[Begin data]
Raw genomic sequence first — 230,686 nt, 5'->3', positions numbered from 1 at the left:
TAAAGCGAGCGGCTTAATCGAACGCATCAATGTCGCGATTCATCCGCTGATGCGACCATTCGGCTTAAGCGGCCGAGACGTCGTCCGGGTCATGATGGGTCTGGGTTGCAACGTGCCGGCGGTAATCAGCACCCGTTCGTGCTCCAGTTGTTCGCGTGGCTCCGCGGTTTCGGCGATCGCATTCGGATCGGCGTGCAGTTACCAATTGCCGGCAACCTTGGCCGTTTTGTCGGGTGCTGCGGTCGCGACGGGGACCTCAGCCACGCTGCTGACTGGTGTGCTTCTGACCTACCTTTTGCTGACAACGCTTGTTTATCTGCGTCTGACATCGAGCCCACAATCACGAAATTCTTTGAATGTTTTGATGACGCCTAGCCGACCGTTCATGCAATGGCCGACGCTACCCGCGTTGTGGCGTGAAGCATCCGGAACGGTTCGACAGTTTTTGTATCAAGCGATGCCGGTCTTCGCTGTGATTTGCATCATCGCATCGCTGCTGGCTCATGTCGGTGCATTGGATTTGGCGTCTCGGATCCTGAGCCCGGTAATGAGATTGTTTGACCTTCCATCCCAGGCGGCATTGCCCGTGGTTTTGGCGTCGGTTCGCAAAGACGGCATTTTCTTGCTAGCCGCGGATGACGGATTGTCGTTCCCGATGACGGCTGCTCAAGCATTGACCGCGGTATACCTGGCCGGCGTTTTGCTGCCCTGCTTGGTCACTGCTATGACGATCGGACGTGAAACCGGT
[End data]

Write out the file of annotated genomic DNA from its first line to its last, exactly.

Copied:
Raw genomic sequence first — 230,686 nt, 5'->3', positions numbered from 1 at the left:
TAAAGCGAGCGGCTTAATCGAACGCATCAATGTCGCGATTCATCCGCTGATGCGACCATTCGGCTTAAGCGGCCGAGACGTCGTCCGGGTCATGATGGGTCTGGGTTGCAACGTGCCGGCGGTAATCAGCACCCGTTCGTGCTCCAGTTGTTCGCGTGGCTCCGCGGTTTCGGCGATCGCATTCGGATCGGCGTGCAGTTACCAATTGCCGGCAACCTTGGCCGTTTTGTCGGGTGCTGCGGTCGCGACGGGGACCTCAGCCACGCTGCTGACTGGTGTGCTTCTGACCTACCTTTTGCTGACAACGCTTGTTTATCTGCGTCTGACATCGAGCCCACAATCACGAAATTCTTTGAATGTTTTGATGACGCCTAGCCGACCGTTCATGCAATGGCCGACGCTACCCGCGTTGTGGCGTGAAGCATCCGGAACGGTTCGACAGTTTTTGTATCAAGCGATGCCGGTCTTCGCTGTGATTTGCATCATCGCATCGCTGCTGGCTCATGTCGGTGCATTGGATTTGGCGTCTCGGATCCTGAGCCCGGTAATGAGATTGTTTGACCTTCCATCCCAGGCGGCATTGCCCGTGGTTTTGGCGTCGGTTCGCAAAGACGGCATTTTCTTGCTAGCCGCGGATGACGGATTGTCGTTCCCGATGACGGCTGCTCAAGCATTGACCGCGGTATACCTGGCCGGCGTTTTGCTGCCCTGCTTGGTCACTGCTATGACGATCGGACGTGAAACCGGT